Wednesday, March 10, 1999

The Unjust Steward


Luke 16:1-13

In this parable Jesus tells the story of a rich man who had a trusted, highly paid steward who was dishonest and squandered the rich man's wealth. When the rich man asked the steward to give an account of his missing funds, the rich man told him that he would be dismissed because he could not account for the missing assets. The steward then reasoned that when others found out about his situation, he would find himself in desperate straits. Either he would have to earn a living by hard labor or resort to begging. Since neither of these options appealed to him, he devised a scheme that would ensure his future.

His master had a lot of debtors, and he reasoned that if he could reduce their debts, they would be obligated to him. So before the debtors discovered that he was about to be fired, he offered to reduce their debts. Since the money involved was considerable, the debtors accepted his offer.

According to Jeremias, the first debtor owed the yield of 146 olive trees, or about 1,000 denarii, the equivalent of three years of labor. The second debtor owed the yield of about 100 acres of wheat or the equivalent of 2,500 denarii seven years of labor. 1 The steward reduced the first person's debt by fifty percent and the second by twenty percent, thus reducing their debts by an equal amount. The steward reasoned that his offer would put the rich man’s debtors in his debt so that when he was fired, they would be obliged to take care of him.

When the steward was dismissed, the rich man discovered the scheme too late to undo it. While he knew that he had been swindled, he could not help but admire the cleverness of his former steward.

On the surface, the parable may imply that we can scheme our way into the kingdom, but obviously that is not the point that Jesus was making. He was talking about using wealth wisely in the light of the judgment. Buttrick put it this way:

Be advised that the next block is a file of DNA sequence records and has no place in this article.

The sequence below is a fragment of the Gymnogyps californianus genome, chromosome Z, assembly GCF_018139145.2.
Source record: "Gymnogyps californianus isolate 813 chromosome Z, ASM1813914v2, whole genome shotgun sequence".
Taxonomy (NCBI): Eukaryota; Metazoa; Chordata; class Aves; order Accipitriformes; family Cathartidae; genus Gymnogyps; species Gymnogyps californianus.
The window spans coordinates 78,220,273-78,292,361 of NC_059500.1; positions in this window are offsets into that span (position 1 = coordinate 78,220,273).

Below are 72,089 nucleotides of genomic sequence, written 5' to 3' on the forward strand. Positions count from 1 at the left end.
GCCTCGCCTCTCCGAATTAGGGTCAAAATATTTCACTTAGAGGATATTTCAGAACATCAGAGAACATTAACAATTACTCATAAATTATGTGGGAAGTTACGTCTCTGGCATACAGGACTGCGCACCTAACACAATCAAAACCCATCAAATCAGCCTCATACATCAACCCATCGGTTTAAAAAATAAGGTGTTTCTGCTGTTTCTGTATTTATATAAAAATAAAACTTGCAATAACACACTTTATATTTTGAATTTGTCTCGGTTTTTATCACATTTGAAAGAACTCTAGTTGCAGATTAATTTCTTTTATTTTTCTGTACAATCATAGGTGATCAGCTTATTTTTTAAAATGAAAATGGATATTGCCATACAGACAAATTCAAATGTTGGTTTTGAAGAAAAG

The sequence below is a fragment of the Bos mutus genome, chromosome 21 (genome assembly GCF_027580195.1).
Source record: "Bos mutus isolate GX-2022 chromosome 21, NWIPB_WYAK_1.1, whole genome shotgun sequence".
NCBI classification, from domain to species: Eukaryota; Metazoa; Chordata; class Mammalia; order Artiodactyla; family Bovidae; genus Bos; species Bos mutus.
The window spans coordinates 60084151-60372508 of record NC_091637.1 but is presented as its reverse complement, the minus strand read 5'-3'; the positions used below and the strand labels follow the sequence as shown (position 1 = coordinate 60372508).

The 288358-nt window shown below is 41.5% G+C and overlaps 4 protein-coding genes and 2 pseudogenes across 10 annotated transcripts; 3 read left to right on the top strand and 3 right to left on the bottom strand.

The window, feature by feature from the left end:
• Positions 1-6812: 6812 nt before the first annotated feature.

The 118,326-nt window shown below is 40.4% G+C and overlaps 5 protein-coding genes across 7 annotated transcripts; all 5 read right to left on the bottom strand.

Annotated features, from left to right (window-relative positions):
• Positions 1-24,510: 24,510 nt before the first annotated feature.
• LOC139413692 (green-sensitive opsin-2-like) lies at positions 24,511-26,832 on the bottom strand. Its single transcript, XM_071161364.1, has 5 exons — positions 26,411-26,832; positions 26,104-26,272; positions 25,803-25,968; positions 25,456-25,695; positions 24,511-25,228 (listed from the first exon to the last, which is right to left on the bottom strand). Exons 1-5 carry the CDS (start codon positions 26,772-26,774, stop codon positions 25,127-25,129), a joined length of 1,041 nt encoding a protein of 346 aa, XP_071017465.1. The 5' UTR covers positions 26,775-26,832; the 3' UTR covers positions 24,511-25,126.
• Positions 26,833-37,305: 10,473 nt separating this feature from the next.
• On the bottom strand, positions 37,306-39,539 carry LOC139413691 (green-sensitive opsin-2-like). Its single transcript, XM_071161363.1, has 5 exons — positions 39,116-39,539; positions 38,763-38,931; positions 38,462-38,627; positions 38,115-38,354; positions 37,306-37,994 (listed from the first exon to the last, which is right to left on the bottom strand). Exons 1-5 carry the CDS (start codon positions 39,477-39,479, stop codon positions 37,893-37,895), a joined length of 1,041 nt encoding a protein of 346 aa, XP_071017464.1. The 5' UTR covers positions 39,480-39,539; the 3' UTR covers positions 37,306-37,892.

But did this lord commend the deceitful underling? Verily, but not for his deceit! He commended him for his astuteness. Every one at times singles from an unprincipled character some trait for admiration. . . . This parable approves not the fraudulence of the Unjust Steward, but his foresight. Then did Jesus use such a man as an example? Yes--as an example in resource, not as an example in point of corruption. 2

The parable also implies that when future events are known, we should prepare for them.

Jesus is not saying to the uncommitted that they should use money to earn their salvation, but he is telling those who already are his followers that they must demonstrate the fruits befitting repentance even (or perhaps especially) in the area of worldly wealth. 3

Eugene Lang is a graduate of East Harlem's PS 121 in New York City. Today he is a wealthy industrialist. One hot day he went to PS 121 and made a promise to the graduating sixth graders that if they graduated from high school, he would pay their way through college. The low-income black and Hispanic students in this school had a dropout rate of seventy-five percent.

Of the fifty-four students in that sixth grade class, forty-four have graduated and thirty-four are attending college. This singular gesture led to the establishment of the I Have a Dream Foundation funded by corporations and individuals, which provides funds for 8000 students in twenty-five cities.

Our money should be used for the furtherance of God's kingdom here on earth. It means that when we invest our money in people by providing opportunities for them to grow spiritually, psychologically, and socially, we become more Christ like, more generous and less covetous. This is laying up treasure in heaven because character is the only thing we can take with us into the kingdom. Jesus said, "For where your treasure is, there your heart will be also" (Matthew 6:21)

Money does not earn us salvation, but how we use money is an indication of where our values lie. Luke 16:10-13 emphasizes the importance of the use of money. "If then you have not been faithful with wealth, who will entrust to you the true riches? And if you have not been faithful with what belongs to another, who will give you what is your own?"

In this parable Jesus asks us to face the reality of a future reckoning. Then he calls us to secure our future by using the money we have been entrusted with to extend Christ’s kingdom on earth and to assist us in developing characters required for heavenly citizenship.

1 Jeremias, p. 181.

2 Buttrick, p. 118.

3 Blomberg, p. 244

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